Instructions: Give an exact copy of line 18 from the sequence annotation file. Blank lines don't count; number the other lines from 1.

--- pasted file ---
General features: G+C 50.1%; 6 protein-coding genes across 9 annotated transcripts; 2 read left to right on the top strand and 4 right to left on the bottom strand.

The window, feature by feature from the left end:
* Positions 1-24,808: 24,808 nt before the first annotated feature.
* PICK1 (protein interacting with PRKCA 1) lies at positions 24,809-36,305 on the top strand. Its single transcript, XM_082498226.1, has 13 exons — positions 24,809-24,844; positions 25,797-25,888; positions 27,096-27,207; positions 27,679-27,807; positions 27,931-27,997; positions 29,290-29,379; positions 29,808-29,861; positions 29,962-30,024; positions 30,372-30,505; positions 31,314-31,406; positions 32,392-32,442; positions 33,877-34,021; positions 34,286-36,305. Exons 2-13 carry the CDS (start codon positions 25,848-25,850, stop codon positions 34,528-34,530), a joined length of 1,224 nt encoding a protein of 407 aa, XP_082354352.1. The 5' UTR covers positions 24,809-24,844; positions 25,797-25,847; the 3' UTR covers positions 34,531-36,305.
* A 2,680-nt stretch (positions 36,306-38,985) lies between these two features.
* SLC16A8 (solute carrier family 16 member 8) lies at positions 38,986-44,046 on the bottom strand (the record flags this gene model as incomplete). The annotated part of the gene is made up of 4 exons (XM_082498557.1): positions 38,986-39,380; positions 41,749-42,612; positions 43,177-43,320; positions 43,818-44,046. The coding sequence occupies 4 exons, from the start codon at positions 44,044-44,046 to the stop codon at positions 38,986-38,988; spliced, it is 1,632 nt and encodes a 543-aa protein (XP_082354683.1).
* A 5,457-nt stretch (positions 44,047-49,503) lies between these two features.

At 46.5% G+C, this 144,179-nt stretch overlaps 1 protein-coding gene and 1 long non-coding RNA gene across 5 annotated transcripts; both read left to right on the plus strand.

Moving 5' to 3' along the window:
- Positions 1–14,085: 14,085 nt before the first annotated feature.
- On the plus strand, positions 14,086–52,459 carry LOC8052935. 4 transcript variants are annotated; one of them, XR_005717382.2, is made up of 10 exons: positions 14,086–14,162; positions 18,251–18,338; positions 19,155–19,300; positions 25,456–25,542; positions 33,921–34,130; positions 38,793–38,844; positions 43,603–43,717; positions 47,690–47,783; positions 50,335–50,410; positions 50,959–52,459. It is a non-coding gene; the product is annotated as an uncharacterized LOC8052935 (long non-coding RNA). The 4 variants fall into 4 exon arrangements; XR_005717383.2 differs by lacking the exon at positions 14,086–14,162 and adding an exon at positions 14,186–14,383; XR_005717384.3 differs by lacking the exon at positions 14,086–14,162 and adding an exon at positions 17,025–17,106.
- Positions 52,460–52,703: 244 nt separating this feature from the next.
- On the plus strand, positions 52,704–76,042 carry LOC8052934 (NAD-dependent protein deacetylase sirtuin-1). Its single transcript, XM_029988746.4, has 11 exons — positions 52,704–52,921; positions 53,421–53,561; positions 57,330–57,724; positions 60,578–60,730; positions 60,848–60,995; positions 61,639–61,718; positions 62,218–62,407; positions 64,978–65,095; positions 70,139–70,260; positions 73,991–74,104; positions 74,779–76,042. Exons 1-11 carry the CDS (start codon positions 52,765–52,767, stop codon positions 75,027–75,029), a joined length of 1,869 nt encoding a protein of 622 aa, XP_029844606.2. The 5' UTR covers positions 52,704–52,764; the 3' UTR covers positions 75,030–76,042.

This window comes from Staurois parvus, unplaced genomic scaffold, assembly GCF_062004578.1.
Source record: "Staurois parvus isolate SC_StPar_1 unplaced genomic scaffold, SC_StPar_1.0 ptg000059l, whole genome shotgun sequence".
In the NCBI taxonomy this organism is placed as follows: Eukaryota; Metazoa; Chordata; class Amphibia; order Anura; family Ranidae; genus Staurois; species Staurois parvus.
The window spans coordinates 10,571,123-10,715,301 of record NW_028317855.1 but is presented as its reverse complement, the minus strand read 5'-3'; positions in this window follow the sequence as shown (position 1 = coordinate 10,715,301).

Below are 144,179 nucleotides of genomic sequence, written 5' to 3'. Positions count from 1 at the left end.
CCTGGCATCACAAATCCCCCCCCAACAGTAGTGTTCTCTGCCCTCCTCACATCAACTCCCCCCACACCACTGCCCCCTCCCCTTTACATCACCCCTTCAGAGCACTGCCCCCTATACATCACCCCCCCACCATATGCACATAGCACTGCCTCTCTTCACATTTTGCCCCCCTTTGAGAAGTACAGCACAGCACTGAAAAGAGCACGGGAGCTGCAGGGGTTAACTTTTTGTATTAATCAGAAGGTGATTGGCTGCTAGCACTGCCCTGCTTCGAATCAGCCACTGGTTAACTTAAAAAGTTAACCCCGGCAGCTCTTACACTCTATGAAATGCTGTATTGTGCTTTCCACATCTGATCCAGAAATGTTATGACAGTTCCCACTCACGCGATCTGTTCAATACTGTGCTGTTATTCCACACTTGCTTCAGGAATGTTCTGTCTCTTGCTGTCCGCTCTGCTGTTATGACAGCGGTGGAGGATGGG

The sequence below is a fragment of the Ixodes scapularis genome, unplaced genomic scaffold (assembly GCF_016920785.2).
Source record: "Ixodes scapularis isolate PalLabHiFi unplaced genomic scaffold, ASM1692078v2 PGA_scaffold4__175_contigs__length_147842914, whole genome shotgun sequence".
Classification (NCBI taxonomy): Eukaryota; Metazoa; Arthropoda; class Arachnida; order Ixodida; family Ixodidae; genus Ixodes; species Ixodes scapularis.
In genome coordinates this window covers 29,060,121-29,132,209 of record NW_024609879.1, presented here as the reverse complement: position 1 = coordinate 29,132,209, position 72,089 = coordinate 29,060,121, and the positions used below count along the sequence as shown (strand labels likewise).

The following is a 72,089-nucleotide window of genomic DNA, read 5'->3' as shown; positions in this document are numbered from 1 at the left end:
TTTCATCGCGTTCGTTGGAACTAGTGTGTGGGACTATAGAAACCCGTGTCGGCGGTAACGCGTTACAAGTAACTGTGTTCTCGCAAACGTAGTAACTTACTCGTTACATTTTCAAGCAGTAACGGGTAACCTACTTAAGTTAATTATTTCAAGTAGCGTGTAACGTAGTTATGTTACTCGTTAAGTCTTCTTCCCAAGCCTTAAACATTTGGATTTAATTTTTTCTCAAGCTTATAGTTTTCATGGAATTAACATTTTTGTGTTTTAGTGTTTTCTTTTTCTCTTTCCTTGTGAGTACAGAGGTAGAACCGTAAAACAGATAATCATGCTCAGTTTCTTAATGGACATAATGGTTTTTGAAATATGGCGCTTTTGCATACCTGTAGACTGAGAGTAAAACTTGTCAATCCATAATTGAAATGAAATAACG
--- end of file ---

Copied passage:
Below are 144,179 nucleotides of genomic sequence, written 5' to 3'. Positions count from 1 at the left end.